Trump, Tariffs and Trade

I recently critiqued Bernie Sanders’ welfare ideas in the article, “Bernie Sanders’ Welfare Trap”. In the spirit of being fair, this article will address the crazy notion that populist Republican Donald Trump came up with. Namely, a 25% tariff on Chinese produced goods. In this day and age, it’s remarkable how many people still do not understand the negative effects of tariffs, regulations, and other trade barriers.

The media has had a heyday with Trump these last months. His popularity, especially among the blue collar class, has skyrocketed. To many he’s an amusing departure from the typical dull and boring establishment candidate. He talks off-the-cuff and spouts his opinions without a second thought of any political fallout. His stance on issues from immigration and foreign policy to international trade has made him the populist candidate, not unlike Theodore Roosevelt some 100 years ago. But are his fans even listening to what he promotes? Do they understand the consequences of electing an individual who’s intention is to amass even more power in the executive branch, ala Roosevelt?

Trade and Tariffs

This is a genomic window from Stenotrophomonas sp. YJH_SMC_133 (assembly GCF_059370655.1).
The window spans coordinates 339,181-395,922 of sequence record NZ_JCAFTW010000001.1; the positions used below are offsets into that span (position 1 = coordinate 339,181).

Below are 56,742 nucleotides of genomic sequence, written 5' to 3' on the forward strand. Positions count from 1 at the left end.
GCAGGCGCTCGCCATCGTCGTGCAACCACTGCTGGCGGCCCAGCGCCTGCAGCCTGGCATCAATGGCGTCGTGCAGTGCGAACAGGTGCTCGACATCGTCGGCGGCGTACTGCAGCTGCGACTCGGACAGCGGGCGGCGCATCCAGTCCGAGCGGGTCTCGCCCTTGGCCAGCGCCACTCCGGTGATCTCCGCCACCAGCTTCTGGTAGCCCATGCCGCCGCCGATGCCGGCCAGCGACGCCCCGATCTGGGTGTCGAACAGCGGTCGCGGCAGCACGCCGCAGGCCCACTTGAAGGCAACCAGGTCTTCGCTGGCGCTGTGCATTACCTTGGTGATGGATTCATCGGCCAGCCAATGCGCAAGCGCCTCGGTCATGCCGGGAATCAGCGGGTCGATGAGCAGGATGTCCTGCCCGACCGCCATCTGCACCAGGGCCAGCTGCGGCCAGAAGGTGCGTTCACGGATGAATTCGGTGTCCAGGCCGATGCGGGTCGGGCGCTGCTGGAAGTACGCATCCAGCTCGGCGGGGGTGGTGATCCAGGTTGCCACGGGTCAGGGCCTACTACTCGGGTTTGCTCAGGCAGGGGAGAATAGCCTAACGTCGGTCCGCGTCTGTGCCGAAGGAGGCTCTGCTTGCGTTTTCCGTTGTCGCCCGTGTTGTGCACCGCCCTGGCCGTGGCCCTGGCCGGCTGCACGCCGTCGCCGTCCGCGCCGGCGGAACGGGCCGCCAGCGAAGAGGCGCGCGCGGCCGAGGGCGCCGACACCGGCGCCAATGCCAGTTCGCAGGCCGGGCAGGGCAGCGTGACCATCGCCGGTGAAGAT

To get a handle on what the fallout may be on a 25% tariff on Chinese goods is to look back to those glorious years of The Great Depression. Shortly after the stock market crash in 1929, the Hoover administration signed the Smoot-Hawley Tariff Act of 1930 into law. Economic historians, the world over, can tell you how departmental that was for the US economy and world economy as a whole. It kicked off a series of trade wars that left the industrialized nations weakened. They became economic islands of autarky. An autarky is a self-sufficient economy. The problem is, no nation can sustain its economy under the severe conditions of an autarky. The Great Depression deepened and spread around the world. Post WWI Germany, in particular, was harshly affected by these trade barriers. Without the ability to export what manufactured goods they produced, they fell into a series of hyperinflationary bouts that destroyed their currency. A decade of isolation and alienation from world markets gave rise to the sentiment that elected The National Socialist Workers’ Party of Adolf Hitler. A key plank in Hitler’s economic plan was an autarkic fatherland that would conquer her neighbors in order to provide for her citizenry. To hell with trade, free or otherwise.